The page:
Thanksgiving and Healing
The American holiday Thanksgiving is my favorite, a time when family and friends gather and take a moment to give gratitude for the good in their lives and the lives of their communities. This year of 2016 has been a rough one.
In Washington, DC, where I live, the political discourse on all sides has been as uninspiring and acrimonious as any in my lifetime. No matter one’s political affiliation, consensus is that the recent presidential campaign has left us exhausted with the national conversation in need of elevation and inspiration.
Many opposing the election results have taken to the streets peacefully to articulate their concerns and their fears. The crowds include the young—high school students who are not yet old enough to vote—and the retired as well as the population in between. Whatever one’s vote, I take heart that for the most part these protests are not violent and can be heard. I take heart that the leadership in the nation has accepted the transition and will try to make it successful and that in practice we do not jail or shoot opposing voices or those writing about the opposition. This seems a minimum standard for a democracy, and though it has seen exceptions, in this season of thanks, I am grateful and hopeful that will abide.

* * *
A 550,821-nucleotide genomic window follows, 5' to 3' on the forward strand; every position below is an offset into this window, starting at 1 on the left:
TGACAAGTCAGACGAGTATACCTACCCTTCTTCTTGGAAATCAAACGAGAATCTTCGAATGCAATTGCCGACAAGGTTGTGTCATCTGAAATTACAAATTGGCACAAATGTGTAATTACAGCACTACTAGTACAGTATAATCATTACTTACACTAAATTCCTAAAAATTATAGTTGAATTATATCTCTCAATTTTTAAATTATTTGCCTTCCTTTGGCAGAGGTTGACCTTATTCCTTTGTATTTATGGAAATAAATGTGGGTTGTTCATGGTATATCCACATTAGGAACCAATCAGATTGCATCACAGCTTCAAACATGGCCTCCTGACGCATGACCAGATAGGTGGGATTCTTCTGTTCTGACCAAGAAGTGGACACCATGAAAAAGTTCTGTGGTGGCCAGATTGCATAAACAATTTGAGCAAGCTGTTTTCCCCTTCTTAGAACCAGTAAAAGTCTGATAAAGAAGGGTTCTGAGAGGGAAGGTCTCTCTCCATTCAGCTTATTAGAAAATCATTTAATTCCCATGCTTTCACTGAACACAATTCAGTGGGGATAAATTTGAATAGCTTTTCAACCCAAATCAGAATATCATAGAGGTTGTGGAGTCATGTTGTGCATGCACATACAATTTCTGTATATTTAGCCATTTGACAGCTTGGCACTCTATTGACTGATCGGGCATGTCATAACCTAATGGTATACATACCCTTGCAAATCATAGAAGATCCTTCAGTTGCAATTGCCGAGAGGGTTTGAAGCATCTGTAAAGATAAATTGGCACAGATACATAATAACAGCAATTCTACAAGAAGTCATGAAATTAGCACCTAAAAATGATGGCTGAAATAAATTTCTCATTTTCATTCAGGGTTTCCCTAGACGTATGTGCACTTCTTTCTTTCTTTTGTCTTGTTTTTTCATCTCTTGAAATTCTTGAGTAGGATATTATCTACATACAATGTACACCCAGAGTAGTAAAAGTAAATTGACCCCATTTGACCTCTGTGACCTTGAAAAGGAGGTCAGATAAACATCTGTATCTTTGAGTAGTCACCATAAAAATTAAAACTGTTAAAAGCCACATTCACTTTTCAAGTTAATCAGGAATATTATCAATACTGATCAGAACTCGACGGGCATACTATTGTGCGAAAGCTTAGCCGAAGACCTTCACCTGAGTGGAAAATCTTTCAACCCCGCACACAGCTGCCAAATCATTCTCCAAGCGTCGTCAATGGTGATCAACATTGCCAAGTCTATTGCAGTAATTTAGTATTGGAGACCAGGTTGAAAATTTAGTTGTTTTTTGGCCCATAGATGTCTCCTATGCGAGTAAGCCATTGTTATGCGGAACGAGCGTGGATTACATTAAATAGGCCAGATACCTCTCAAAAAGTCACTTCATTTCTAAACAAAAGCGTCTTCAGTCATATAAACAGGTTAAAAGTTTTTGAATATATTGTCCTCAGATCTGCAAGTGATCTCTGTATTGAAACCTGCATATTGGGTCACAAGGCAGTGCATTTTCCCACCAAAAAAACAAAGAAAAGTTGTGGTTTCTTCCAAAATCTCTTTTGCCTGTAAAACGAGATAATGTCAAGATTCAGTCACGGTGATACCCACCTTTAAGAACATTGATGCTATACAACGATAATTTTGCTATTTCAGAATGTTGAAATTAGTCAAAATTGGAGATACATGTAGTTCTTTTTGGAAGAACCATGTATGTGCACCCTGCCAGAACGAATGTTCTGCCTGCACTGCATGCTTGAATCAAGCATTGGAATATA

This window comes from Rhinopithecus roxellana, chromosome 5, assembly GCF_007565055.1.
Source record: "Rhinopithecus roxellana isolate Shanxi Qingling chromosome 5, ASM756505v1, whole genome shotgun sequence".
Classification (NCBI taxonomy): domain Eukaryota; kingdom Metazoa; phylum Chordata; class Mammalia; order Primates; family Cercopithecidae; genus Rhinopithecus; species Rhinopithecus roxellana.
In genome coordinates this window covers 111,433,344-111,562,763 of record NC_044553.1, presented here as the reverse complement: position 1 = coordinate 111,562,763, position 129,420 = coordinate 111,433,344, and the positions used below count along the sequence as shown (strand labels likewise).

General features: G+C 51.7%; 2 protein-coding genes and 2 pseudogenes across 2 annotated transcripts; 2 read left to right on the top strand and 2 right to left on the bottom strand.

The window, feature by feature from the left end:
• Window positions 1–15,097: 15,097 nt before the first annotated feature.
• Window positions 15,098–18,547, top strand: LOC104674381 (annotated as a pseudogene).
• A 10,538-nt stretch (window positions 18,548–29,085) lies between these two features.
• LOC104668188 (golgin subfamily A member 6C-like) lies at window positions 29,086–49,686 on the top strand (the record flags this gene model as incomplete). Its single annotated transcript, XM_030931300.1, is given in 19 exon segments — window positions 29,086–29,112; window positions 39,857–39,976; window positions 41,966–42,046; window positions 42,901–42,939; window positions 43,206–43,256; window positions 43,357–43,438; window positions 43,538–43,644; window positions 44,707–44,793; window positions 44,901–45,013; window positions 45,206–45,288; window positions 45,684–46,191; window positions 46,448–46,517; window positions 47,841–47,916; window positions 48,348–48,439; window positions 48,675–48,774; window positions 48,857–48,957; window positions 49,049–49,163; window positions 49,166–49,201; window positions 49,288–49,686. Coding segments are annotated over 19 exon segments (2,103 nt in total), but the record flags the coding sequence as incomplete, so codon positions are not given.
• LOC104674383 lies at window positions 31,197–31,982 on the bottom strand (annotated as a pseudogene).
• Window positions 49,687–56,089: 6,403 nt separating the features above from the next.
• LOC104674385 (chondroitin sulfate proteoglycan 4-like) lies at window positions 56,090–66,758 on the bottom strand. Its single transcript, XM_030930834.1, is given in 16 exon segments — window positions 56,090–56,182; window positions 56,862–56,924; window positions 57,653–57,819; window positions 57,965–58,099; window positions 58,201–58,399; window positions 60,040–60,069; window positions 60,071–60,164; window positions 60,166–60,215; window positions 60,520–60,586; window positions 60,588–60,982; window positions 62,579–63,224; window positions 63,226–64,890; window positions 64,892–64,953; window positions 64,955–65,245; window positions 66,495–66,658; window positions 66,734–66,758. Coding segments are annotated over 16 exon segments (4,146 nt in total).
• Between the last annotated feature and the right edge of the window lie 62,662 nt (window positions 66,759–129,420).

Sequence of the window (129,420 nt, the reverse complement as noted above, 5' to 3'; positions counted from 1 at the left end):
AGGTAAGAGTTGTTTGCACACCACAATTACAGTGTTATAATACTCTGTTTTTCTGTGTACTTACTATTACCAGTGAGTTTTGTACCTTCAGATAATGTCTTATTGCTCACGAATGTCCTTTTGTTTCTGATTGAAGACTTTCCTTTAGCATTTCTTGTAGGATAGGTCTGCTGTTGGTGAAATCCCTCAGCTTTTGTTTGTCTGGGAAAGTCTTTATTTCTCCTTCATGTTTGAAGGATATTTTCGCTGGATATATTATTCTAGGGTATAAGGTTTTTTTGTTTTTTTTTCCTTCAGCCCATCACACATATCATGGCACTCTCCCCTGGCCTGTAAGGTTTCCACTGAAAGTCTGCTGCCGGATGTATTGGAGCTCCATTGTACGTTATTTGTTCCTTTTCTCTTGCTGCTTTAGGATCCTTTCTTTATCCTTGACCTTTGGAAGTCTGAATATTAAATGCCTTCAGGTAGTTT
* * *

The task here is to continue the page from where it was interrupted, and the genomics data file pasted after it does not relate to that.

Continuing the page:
Historically Thanksgiving was a day to give thanks for the harvest of the preceding year. In the U.S. the first Thanksgiving is documented in 1621 at Plymouth (now in Massachusetts). The harvest was good, and the new settlers and the local Wampanoag tribe shared the feast, though more uneasily watching each other than we were told as school children. During the American Civil War Abraham Lincoln advocated the story of Pilgrims and Indians eating together to try to encourage people in a divided nation to come together.
Healing occurs one action at a time, one forgiveness, one helping hand, one quiet good deed. Citizens can take the lead. I am hopeful that we individually—the people—will build bridges and not walls. Happy Thanksgiving!
“Healing occurs one action at a time, one forgiveness, one helping hand, one quiet good deed.” Joanne, thank you–that’s the perfect call to action.
I work with fiber, and see that the fabric of the country has been torn deliberately.
Even forgiveness requires an awareness of the immense impact of the destructive acts.
Forgiveness does not mean forgetting.
If we are to heal then we must continue to seek justice for all.
Again you strike a chord of human harmony that we can only hear with an open mind and trust..
Love and Happy Thanksgiving to you and the family.
Julia and Tom.
I am still in a state of shock.I hope this country will heal even tho there is so much fear of the people who will be running it.
Have a good Thanksgiving and be safe.
LOVE the reminder that we can still spout off at the mouth and not get arrested. One state’s legislator is trying to outlaw peaceful protests. I don’t see that happening. But yes, good reminders and thank you.
Thanks for reminding us of the long view, Joanne.